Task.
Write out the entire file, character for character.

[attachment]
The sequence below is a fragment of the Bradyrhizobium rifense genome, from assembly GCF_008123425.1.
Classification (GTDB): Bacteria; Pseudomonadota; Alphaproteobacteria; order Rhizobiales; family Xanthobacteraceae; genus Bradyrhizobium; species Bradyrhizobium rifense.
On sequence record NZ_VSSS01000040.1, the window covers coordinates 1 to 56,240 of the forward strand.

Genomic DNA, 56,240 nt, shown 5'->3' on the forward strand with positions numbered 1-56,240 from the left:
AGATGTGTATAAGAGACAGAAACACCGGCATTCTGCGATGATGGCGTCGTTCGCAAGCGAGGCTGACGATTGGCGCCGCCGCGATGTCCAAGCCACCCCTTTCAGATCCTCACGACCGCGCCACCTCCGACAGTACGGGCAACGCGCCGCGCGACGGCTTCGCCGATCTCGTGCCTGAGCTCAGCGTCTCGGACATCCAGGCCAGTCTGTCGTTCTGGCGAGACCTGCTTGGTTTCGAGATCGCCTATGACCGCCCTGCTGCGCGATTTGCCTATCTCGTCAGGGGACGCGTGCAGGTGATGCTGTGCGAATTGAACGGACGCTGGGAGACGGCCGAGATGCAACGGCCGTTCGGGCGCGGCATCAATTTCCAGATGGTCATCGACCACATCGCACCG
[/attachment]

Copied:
The sequence below is a fragment of the Bradyrhizobium rifense genome, from assembly GCF_008123425.1.
Classification (GTDB): Bacteria; Pseudomonadota; Alphaproteobacteria; order Rhizobiales; family Xanthobacteraceae; genus Bradyrhizobium; species Bradyrhizobium rifense.
On sequence record NZ_VSSS01000040.1, the window covers coordinates 1 to 56,240 of the forward strand.

Genomic DNA, 56,240 nt, shown 5'->3' on the forward strand with positions numbered 1-56,240 from the left:
AGATGTGTATAAGAGACAGAAACACCGGCATTCTGCGATGATGGCGTCGTTCGCAAGCGAGGCTGACGATTGGCGCCGCCGCGATGTCCAAGCCACCCCTTTCAGATCCTCACGACCGCGCCACCTCCGACAGTACGGGCAACGCGCCGCGCGACGGCTTCGCCGATCTCGTGCCTGAGCTCAGCGTCTCGGACATCCAGGCCAGTCTGTCGTTCTGGCGAGACCTGCTTGGTTTCGAGATCGCCTATGACCGCCCTGCTGCGCGATTTGCCTATCTCGTCAGGGGACGCGTGCAGGTGATGCTGTGCGAATTGAACGGACGCTGGGAGACGGCCGAGATGCAACGGCCGTTCGGGCGCGGCATCAATTTCCAGATGGTCATCGACCACATCGCACCG